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“Be a voyager, not a tourist:” Introducing the Action Planning Network Tourism-Friendly Cities

Edited on

26 August 2020
Read time: 3 minutes

“I welcome in my restaurant voyagers, not tourists. People who are curious and respectful of the local lifestyle, who appreciate that the daily menu depends of the fresh and locally available products and who do some research before visiting”.

Fausto Cavanna, owner, La Taverna di Colombo, Genoa (Italy)

Ten cities have embarked on a new journey to work together on promoting a sustainable impact of tourism into integrated urban development in the URBACT Tourism-friendly cities Action Planning Network. Championing one of the world’s most hot topics, the city of Genoa (IT) has the challenging role of leading this new URBACT network that seeks to harmonize the realities experienced by residents, local authorities, tourism industry and tourists. The ten partners – Genoa (lead partner), Braga (PT), Caceres (ES), Druskininkai (LT), Dubrovnik Development Agency (HR), Dun Laoghaire Rathdown County Council (IE), Krakow (PL), Rovaniemi (FI), Utrecht (NL) and Venice (IT) – will explore innovative governance and action models to capture the social, environmental and economic dimensions of tourism.

Fausto Cavanna, the owner of the restaurant La Taverna di Colombo in Genoa (Italy) explaining to the Tourism-friendly cities network his aspirations for sustainable tourism. 

Why tourism?

Tourism industry is one of the most important of our era. Tourism, travels and related sectors account for 10,3% of GDP in EU and 11,7% of total employment: at global level, Europe has been hit by the second biggest increase, with 671.1 million international arrivals last year (51% the number of international tourist arrivals at global level), an eight per cent increase year-on-year. A long-term study by the World Tourism Organisation (UNWTO) forecasts a growth in European tourism, to an estimated 744 million tourists (+1.8%), or 41.1% of the global market, over the period to 2030.

However, this economic outlook does not capture the complexity of the effects that the tourism production system imposes to city life. Rising housing prices, congestion, little regulation power over tech-enabled companies and platforms active at global level on sectors as hospitality and transport, are just some of the consequences that are currently changing neighbourhood life (and city finances) in urban areas all around Europe.

And while the devil is in the details, so is also the solution. Balancing the importance of tourism for local economies with temporary and permanent residents wellbeing, harmonizing present needs with future environmental concerns, adjusting the outdated instruments of local administrations with fast changing business models, requires collective answers and actions.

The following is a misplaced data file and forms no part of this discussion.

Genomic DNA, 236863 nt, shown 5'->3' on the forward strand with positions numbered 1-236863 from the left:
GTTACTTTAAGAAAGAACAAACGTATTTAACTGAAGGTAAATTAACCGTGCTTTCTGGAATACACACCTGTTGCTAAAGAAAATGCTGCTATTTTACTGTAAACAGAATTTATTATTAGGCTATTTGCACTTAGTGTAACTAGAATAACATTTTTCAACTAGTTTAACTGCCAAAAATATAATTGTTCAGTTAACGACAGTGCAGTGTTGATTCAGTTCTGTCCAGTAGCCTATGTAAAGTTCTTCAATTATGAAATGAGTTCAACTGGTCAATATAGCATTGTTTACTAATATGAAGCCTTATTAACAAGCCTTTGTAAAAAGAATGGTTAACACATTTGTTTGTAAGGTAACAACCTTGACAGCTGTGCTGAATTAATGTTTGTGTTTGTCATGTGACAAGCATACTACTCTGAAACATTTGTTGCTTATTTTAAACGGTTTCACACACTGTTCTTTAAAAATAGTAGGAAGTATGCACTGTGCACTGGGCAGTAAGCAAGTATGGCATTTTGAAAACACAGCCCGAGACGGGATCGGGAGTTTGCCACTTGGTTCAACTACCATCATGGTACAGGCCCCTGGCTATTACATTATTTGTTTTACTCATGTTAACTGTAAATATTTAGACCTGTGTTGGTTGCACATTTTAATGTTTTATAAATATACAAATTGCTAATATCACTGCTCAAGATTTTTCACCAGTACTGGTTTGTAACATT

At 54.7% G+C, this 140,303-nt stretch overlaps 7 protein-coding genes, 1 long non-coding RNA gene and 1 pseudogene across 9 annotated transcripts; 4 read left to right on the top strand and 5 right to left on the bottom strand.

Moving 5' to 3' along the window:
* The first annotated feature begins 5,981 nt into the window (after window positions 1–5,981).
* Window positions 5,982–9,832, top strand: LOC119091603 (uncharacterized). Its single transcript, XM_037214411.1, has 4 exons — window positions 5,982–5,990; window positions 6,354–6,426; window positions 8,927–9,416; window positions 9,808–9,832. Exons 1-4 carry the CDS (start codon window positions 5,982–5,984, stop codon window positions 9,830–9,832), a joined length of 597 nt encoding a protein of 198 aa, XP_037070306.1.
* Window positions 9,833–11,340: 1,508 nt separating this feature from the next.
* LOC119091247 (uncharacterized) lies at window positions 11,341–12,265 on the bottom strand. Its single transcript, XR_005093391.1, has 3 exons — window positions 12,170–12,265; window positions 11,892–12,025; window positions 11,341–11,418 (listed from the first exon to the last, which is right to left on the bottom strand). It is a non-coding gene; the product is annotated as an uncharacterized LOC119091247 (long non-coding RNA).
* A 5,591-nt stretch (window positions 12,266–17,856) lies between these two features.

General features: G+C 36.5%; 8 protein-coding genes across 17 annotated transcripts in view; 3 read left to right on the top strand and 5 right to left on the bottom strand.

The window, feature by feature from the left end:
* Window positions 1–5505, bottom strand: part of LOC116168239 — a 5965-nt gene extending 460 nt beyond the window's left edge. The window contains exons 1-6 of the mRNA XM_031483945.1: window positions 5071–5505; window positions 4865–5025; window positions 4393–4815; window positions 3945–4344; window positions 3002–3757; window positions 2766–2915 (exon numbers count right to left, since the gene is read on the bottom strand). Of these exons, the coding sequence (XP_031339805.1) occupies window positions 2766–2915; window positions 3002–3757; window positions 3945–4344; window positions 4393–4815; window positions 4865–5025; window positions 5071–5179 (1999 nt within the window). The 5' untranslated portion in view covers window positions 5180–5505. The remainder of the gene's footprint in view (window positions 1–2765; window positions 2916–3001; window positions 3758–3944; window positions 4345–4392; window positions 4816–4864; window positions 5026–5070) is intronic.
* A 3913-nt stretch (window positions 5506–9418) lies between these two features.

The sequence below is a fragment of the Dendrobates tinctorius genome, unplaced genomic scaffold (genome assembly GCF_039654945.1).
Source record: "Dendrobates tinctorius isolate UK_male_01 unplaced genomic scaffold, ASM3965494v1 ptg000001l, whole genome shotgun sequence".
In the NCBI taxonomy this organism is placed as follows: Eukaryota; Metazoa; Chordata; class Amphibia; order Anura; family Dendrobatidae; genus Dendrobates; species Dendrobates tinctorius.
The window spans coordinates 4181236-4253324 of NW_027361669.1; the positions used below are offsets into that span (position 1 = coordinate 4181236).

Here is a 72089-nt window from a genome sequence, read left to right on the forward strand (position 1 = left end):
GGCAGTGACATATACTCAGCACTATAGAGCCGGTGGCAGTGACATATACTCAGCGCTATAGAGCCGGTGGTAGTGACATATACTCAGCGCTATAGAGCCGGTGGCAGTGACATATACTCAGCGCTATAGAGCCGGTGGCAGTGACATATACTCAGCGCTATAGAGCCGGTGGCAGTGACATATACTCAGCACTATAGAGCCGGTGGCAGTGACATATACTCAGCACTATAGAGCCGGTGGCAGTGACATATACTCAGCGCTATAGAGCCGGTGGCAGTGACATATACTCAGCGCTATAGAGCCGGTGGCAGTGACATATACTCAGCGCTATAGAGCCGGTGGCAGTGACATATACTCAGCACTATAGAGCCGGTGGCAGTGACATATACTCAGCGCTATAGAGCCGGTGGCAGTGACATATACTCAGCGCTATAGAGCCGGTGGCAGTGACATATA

To do this, the network will employ the URBACT method, taking an integrated and participative approach to urban challenges with a focus on transnational exchange and learning. Peer exchange and co-learning on the network level will be translated into integrated action plans on the local level and contribute to capacity building of key local stakeholders.

The URBACT Tourism-friendly cities Network kick off meeting on 26 & 27 September 2019 in Genoa, Italy.

What exactly is a tourism-friendly city?

Was the question the lead partner Genoa debated with the prospective network partners when they were preparing the application for the last open call of URBACT’s Action Planning Networks. The answer is in the line that local community and tourists should work together for urban sustainability. The city is not something to be taken for granted, a service that somebody is entitled to for paying taxes or a visiting fee. It is a fragile ecosystem, where each stakeholder needs to become aware to the effects’ of each other actions. This is why, while the network is recognizing the key economic importance of tourism, but it is also exploring key questions of the kind of growth that each city aspires to. Rather than pointing a finger on the negative consequences of tourism, the network wants to make the industry and tourists part of the co-design of solutions, alongside residents and local authorities.

Meeting Fairbnb representatives on September 30th 2019 in Venice, as part of mapping effort of new stakeholders that propose alternative models supporting sustainable tourism.

A sense of urgency to act

One key takeaway from the network’s kick-off meeting in Genoa on 26 & 27 September 2019 was the urgency experienced by each city partner to find a way forward to steward sustainable tourism development at local level. There was also a common aspiration that this current URBACT project could serve as the beginning of a new way of working together at local level, perhaps with the URBACT Local Groups (ULG) becoming a local observatory for monitoring progress on the future actions plans and global practices.

The first step in this process was to analyse what each partner city defined as its most pressing challenge related to sustainable tourism. During the kick-off meeting, the partners used a pitching arena designed for the event to start reflecting on existing implementations plans, lessons learned, aspirations, political commitment and available local resources related to their local realities.  All these elements will be explored in more detail during the partner visits over the coming five months.

We are looking forward to our journey ahead! You can keep up with our network’s and URBACT’s work on sustainable tourism by following the hashtags #sustainabletourism and #tfcities and by subscribing to URBACT’s newsletter.

 

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